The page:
Patent application title: SPINAL MARKER SYSTEM AND METHODS OF USE
Daniel Nehls (Tacoma, WA, US)
IPC8 Class: AA61B1717FI
Class name: Means for use in bone reperation drill or pin guide x-ray positioned
Publication date: 2016-01-28
Patent application number: 20160022287
Temporary, radiographically opaque, bone markers having first and second
penetration members that are concentric with one another and are
configured to pierce bone are provided herein. Bone markers can
non-exclusively be used to help verify the correct surgical site along
the vertebrae, locate the vertical midline, and as a fixed point for
aligning surgical instruments. Insertion and extraction devices for use
with the bone markers are also provided herein.
1. A method of temporarily marking a vertebral body in a patient in need
comprising: providing a spinal marker comprising a first penetration
member having an apex configured to pierce bone that tapers from a base
that is concentric to and abuts an apex of a second penetration member
configured to pierce bone, wherein the base of the first penetration
member does not have a larger cross-section than the apex of the second
penetration member at the point of abutment; exposing the vertebral body;
inserting the apex of the first penetration member into the vertebral
body to make a test hole; imaging to verify the position of the inserted
spinal marker; inserting the spinal marker further into the test hole,
such that the second penetration member embeds within the vertebral body
and creates a second hole larger than, and concentric to, the test hole;
and removing the spinal marker from the patient's vertebral body.
2. The method of claim 1, wherein the patient's vertebral midline is verified by the radiographic imaging.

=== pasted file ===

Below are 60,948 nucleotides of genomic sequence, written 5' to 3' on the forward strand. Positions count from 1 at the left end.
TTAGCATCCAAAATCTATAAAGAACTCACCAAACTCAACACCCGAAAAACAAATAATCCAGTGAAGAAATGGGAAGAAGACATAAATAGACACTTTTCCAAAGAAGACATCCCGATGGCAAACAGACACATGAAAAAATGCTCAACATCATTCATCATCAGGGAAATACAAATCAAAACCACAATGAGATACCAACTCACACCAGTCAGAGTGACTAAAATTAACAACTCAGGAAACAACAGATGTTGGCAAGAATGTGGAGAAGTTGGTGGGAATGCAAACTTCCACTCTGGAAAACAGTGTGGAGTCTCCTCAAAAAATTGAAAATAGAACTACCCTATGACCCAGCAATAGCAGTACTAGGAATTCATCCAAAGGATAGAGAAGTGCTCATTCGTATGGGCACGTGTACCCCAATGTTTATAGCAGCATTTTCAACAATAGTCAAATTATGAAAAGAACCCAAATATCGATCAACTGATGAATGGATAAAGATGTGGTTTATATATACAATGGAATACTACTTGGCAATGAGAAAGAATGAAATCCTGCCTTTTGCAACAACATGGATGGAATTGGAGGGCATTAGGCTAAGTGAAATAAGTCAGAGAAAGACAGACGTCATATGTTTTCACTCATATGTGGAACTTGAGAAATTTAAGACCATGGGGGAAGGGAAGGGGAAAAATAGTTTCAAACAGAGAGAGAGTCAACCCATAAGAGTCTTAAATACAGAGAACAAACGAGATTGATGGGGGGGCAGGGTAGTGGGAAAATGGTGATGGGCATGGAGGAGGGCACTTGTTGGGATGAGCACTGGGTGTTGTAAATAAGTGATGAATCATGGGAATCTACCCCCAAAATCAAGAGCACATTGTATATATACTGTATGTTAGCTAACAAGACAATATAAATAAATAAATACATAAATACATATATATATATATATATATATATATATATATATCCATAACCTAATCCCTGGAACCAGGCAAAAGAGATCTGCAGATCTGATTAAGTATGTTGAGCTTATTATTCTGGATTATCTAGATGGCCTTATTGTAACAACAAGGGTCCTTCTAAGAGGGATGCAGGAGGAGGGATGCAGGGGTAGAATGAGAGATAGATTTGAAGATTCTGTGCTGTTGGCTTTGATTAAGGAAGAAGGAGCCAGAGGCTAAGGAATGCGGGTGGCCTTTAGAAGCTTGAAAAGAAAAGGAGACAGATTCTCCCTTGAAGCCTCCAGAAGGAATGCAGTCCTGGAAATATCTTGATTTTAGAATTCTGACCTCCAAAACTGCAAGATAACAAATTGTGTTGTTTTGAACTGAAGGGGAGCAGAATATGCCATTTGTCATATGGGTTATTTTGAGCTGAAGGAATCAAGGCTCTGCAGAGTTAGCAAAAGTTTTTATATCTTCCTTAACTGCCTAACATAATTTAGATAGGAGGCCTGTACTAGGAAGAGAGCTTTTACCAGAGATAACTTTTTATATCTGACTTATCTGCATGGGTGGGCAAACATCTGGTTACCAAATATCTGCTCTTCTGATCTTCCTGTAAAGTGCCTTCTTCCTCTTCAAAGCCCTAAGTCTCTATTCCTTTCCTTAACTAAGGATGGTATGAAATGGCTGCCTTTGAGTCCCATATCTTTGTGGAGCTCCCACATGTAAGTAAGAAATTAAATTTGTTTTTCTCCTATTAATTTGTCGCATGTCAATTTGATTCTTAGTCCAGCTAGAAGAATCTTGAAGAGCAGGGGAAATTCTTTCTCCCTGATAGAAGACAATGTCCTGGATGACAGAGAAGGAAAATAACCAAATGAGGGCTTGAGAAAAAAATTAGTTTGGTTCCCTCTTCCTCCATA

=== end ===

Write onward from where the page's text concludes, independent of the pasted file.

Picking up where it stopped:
3. The method of claim 1, wherein the position of a vertebral disc is ascertained by the radiographic imaging.
4. The method of claim 1, further comprising using the spinal marker to align the placement of a surgical instrument when the second penetration member is embedded in bone, before the spinal marker is removed from the patient's vertebral body.
5. The method of claim 4, wherein the surgical instrument is a drill guide.
6. The method of claim 5, wherein the drill guide has parallel bars that straddle the spinal marker.
7. The method of claim 1, creating a plurality of test holes with the first penetration member before creating the second larger hole.
8. The method of claim 7, wherein the plurality of test holes are within only a single vertebral body of the patient.
9. The method of claim 7, wherein the plurality of test holes are within more than one vertebral body of the patient.
10. The method of claim 1, wherein a distractor pin is positioned within the second hole, after the spinal marker is removed from the patient's vertebral body.
11. The method of claim 1, wherein the spinal marker further comprises a guard that abuts to and has a larger cross-section than the base of the second penetration member at the point of abutment.
12. The method of claim 11, further comprising a groove positioned between the guard and an upper section of the marker, wherein the groove has a smaller cross-section than the guard and the upper section.
13. The method of claim 12, wherein the groove is an annular groove.